Technology, Agency, and Community: The Case of Modding in World of Warcraft

Technology, Agency, and Community: The Case of Modding in World of Warcraft

Bonnie Nardi (University of California, USA) and Jannis Kallinikos (London School of Economics, UK)
DOI: 10.4018/978-1-61520-692-6.ch013
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Abstract

In this chapter, the authors consider whether and to what extent digital technologies enable people to accomplish expressive activities of personal or social value by examining customization and extension of software artifacts. They approach their topic within the context of multiplayer online games that provide a rather radical departure from the studies of organizational technologies that dominate the field. While less constrained by the rigid social order of organizations, the customization and extension of software artifacts in communities like those represented by multiplayer online games still confronts the central issue of the malleability of these artifacts and their power to shape human agency.
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1. Introduction

This chapter considers whether and to what extent digital technologies enable people to accomplish expressive activities of personal or social value. We explore these questions by examining customization and extension of software artifacts in the context of multiplayer online games. We connect a creative engagement with software artifacts with the potential emergence of new cultural meanings and means of satisfying desires for self-expression. Such an orientation obviously departs from the dominant tradition of mainstream information studies to which industrial informatics certainly belongs (e.g. Ronnback et al. 2007). Technology has traditionally been deployed as a productive force, first in industrial organizations and later in other sectors of modern societies. These conditions have historically established the dominant motif whereby technology has been conceived, designed and implemented as means to the accomplishment of pre-established ends. Despite the flaws and limitations of this project, technologies have firmly been inscribed within the stratified (power-based) social topology of organizations and the prevailing division of labor (Noble,1984; Perrow, 2002). Against this backdrop, it comes as no surprise that widely used organizational technologies such as workflow and enterprise resource planning systems (ERP) inhibit creativity and self-expression. Not only must rigid protocols be observed in order to interact with such systems, there is little possibility to customize and even less to extend them. Interaction is relegated to a narrow instrumental band of human activity that brackets or suspends the broad range of a person’s “interests, values, feelings, and orientations underlying their personality” (Kallinikos, 2004b).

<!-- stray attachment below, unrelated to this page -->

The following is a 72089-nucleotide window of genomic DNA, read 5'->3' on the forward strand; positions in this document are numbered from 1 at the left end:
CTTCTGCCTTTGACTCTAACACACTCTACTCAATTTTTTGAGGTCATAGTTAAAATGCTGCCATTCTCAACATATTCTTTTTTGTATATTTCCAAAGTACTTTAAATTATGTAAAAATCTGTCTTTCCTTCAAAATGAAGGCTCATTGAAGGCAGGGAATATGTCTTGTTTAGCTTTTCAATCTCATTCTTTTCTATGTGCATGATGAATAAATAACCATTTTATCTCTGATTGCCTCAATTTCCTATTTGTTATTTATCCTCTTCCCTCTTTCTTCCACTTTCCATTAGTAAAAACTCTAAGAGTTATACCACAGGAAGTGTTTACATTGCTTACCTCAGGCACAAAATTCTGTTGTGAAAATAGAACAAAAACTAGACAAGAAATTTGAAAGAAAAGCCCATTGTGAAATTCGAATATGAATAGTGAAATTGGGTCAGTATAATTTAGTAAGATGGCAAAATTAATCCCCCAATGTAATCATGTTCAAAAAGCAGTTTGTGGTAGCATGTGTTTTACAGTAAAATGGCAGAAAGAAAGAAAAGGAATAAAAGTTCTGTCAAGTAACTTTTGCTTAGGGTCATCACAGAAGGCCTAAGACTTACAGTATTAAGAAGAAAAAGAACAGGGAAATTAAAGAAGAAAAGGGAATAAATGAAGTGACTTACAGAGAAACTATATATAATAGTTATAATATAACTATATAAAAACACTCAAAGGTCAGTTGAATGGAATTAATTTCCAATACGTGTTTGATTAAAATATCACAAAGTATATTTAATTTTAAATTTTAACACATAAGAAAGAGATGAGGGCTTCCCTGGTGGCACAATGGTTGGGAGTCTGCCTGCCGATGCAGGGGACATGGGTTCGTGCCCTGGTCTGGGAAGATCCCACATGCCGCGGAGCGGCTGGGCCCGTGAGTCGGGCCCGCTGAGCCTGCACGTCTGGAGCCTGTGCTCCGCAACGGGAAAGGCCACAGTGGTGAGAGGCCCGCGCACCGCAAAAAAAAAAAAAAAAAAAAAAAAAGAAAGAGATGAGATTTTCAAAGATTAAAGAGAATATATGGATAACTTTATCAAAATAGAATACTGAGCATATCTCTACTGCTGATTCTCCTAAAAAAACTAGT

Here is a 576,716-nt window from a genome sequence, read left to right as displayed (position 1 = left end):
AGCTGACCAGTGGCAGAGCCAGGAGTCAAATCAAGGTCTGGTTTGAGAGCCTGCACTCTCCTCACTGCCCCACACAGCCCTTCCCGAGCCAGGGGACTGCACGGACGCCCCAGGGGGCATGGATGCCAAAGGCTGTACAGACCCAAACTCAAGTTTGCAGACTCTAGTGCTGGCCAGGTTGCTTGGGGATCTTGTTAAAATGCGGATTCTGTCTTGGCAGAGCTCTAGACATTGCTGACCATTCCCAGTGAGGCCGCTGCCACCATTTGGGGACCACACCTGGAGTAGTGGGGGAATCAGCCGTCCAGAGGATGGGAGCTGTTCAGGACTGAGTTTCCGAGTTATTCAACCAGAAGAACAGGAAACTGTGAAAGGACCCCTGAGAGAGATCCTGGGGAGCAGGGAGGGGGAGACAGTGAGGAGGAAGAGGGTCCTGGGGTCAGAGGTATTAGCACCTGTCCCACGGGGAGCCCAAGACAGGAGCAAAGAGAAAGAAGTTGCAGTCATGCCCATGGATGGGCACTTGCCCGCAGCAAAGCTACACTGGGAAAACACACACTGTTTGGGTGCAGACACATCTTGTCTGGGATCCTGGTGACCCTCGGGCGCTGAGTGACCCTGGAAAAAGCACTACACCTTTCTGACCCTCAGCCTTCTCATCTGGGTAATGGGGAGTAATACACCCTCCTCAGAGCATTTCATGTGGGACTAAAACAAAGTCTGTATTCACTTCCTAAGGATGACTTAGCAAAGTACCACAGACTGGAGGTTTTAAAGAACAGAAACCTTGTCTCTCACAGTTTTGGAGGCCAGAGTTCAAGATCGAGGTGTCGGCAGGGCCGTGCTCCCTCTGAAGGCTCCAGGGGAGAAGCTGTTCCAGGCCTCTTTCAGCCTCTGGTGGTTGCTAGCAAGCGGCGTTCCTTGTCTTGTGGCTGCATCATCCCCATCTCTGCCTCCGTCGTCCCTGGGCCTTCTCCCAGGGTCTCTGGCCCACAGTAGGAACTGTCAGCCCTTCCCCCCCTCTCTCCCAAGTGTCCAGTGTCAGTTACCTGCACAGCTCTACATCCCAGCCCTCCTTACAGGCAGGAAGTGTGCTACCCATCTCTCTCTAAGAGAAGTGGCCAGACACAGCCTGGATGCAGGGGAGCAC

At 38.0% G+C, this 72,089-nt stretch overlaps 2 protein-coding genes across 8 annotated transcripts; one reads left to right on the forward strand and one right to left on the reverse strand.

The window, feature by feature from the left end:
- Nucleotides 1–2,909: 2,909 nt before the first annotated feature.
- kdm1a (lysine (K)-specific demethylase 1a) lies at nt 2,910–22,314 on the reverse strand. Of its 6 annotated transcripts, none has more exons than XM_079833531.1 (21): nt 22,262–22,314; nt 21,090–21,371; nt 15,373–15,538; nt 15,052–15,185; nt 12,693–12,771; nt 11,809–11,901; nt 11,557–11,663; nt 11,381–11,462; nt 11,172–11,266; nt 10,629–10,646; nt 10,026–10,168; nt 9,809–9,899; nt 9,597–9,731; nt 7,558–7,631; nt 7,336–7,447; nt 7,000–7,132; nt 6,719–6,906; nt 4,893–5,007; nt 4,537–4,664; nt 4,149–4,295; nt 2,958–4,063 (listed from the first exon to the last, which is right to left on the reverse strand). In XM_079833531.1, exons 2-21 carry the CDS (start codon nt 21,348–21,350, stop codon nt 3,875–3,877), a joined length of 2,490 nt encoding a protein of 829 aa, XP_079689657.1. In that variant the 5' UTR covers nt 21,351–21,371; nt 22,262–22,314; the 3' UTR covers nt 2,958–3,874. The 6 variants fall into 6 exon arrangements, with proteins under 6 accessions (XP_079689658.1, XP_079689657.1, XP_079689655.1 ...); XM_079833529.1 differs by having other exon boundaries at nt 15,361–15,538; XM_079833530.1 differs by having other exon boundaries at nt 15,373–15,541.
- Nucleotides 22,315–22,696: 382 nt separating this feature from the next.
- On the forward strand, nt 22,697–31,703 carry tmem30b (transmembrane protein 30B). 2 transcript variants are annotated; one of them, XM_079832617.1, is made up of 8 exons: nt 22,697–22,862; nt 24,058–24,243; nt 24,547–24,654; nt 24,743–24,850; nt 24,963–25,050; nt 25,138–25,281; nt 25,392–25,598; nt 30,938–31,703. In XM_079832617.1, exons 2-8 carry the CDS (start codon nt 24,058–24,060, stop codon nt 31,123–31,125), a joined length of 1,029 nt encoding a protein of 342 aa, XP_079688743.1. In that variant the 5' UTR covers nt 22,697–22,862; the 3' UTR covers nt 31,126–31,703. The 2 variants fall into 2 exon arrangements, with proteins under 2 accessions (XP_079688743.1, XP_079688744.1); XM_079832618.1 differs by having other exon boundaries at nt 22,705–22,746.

Despite a broad awareness of the social origins and purposes of technology as outlined above (see e.g. Zuboff 1988), the question concerning the ability of technology to shape human agency and organizational structures and processes represents a highly contested issue. Over the last two decades, it has been quite common to assume that far from being closed and pre-determined, technological systems are substantially renegotiated and reshaped in situ (e.g. Holmstrom and Boudreau, 2006; Orlikowski, 2000, 2007; Suchman, 1987/2007). According to this view, the ways technologies are involved in particular settings are heavily contingent on the social practices and the organizational arrangements that prevail in these settings as well as the skills and proclivities of situated agents. Human interest, ingenuity, and creativity have thus been seen as indispensable components of the encounter of humans with artifacts of every kind. This work indicates that it is not possible to eliminate these human capabilities through deliberate technological design and prescriptive social orders. Concerns similar to those of our own have therefore been explored in the standard organizational settings by placing particular emphasis on the situated assemblage of factors and human attributes that transform and reshape, each time differently, the disembodied functionalities of technological systems or artifacts.

There is little doubt that such an understanding of technology has reinstated the significance of the social context that has historically tended to be ignored or seriously underestimated by rationalistic or engineering views on the matter. Yet, fruitful as it has been, such an understanding of technology nonetheless leaves a set of crucial questions in suspense, that is:

  • To which degree do technological systems yield to the reshaping power of the social context into which they are embedded?

  • Are technologies infinitely malleable?

  • Are there any systematic differences between technologies or families of artifacts as concerns their degree of malleability that could thus be traced to the constitution of the technology as distinct from the social context? (Kallinikos, 2006).

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